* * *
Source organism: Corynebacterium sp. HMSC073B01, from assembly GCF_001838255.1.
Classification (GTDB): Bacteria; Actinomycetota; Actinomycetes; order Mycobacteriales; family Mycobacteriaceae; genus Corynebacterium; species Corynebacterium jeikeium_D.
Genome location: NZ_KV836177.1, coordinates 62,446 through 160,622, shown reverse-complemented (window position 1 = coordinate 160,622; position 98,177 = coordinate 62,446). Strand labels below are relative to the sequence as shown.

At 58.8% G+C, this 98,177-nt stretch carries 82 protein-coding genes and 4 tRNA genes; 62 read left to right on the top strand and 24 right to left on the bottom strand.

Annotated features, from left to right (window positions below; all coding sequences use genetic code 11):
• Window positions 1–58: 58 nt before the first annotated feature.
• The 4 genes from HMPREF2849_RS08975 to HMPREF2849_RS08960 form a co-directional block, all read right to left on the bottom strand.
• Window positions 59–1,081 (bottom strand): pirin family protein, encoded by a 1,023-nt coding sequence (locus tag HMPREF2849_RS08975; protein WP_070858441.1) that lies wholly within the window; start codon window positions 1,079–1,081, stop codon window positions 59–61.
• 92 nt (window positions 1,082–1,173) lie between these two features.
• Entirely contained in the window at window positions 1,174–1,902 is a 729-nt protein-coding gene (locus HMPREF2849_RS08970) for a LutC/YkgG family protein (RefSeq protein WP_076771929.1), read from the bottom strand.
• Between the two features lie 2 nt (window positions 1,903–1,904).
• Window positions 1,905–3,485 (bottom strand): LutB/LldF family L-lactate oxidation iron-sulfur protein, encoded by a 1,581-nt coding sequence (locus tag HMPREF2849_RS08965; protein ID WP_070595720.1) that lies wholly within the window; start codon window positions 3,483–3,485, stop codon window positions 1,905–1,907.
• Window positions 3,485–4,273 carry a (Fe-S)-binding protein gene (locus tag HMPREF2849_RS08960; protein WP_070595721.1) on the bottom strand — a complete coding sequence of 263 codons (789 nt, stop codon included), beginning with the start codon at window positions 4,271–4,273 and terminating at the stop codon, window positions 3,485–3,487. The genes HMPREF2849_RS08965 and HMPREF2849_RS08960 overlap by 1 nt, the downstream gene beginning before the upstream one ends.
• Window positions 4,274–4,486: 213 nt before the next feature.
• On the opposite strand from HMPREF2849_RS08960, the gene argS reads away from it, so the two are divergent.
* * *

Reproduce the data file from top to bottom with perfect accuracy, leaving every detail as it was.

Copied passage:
Source organism: Corynebacterium sp. HMSC073B01, from assembly GCF_001838255.1.
Classification (GTDB): Bacteria; Actinomycetota; Actinomycetes; order Mycobacteriales; family Mycobacteriaceae; genus Corynebacterium; species Corynebacterium jeikeium_D.
Genome location: NZ_KV836177.1, coordinates 62,446 through 160,622, shown reverse-complemented (window position 1 = coordinate 160,622; position 98,177 = coordinate 62,446). Strand labels below are relative to the sequence as shown.

At 58.8% G+C, this 98,177-nt stretch carries 82 protein-coding genes and 4 tRNA genes; 62 read left to right on the top strand and 24 right to left on the bottom strand.

Annotated features, from left to right (window positions below; all coding sequences use genetic code 11):
• Window positions 1–58: 58 nt before the first annotated feature.
• The 4 genes from HMPREF2849_RS08975 to HMPREF2849_RS08960 form a co-directional block, all read right to left on the bottom strand.
• Window positions 59–1,081 (bottom strand): pirin family protein, encoded by a 1,023-nt coding sequence (locus tag HMPREF2849_RS08975; protein WP_070858441.1) that lies wholly within the window; start codon window positions 1,079–1,081, stop codon window positions 59–61.
• 92 nt (window positions 1,082–1,173) lie between these two features.
• Entirely contained in the window at window positions 1,174–1,902 is a 729-nt protein-coding gene (locus HMPREF2849_RS08970) for a LutC/YkgG family protein (RefSeq protein WP_076771929.1), read from the bottom strand.
• Between the two features lie 2 nt (window positions 1,903–1,904).
• Window positions 1,905–3,485 (bottom strand): LutB/LldF family L-lactate oxidation iron-sulfur protein, encoded by a 1,581-nt coding sequence (locus tag HMPREF2849_RS08965; protein ID WP_070595720.1) that lies wholly within the window; start codon window positions 3,483–3,485, stop codon window positions 1,905–1,907.
• Window positions 3,485–4,273 carry a (Fe-S)-binding protein gene (locus tag HMPREF2849_RS08960; protein WP_070595721.1) on the bottom strand — a complete coding sequence of 263 codons (789 nt, stop codon included), beginning with the start codon at window positions 4,271–4,273 and terminating at the stop codon, window positions 3,485–3,487. The genes HMPREF2849_RS08965 and HMPREF2849_RS08960 overlap by 1 nt, the downstream gene beginning before the upstream one ends.
• Window positions 4,274–4,486: 213 nt before the next feature.
• On the opposite strand from HMPREF2849_RS08960, the gene argS reads away from it, so the two are divergent.